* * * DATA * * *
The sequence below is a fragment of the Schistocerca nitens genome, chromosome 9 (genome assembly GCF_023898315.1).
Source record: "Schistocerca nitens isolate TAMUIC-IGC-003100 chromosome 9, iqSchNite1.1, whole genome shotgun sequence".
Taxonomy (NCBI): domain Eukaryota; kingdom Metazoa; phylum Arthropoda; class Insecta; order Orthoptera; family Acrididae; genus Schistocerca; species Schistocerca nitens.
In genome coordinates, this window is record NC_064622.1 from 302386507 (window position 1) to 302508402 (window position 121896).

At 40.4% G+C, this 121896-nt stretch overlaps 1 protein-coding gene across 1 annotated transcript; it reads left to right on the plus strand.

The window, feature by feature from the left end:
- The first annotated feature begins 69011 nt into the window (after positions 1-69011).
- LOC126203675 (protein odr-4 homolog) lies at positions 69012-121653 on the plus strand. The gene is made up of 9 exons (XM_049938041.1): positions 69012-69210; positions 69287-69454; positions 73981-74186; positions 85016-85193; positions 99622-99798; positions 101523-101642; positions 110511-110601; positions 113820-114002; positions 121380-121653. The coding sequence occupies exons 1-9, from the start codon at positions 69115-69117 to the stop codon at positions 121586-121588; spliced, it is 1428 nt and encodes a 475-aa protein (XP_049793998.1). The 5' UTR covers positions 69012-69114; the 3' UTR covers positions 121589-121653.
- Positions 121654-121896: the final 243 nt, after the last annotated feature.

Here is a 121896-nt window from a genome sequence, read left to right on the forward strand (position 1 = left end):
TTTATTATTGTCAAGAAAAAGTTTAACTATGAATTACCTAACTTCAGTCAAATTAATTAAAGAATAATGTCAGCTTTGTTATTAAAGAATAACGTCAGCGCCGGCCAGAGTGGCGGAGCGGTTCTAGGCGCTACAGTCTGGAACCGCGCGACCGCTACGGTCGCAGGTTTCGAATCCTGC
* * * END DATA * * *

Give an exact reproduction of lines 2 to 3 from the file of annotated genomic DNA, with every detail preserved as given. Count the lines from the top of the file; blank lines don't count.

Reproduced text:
Source record: "Schistocerca nitens isolate TAMUIC-IGC-003100 chromosome 9, iqSchNite1.1, whole genome shotgun sequence".
Taxonomy (NCBI): domain Eukaryota; kingdom Metazoa; phylum Arthropoda; class Insecta; order Orthoptera; family Acrididae; genus Schistocerca; species Schistocerca nitens.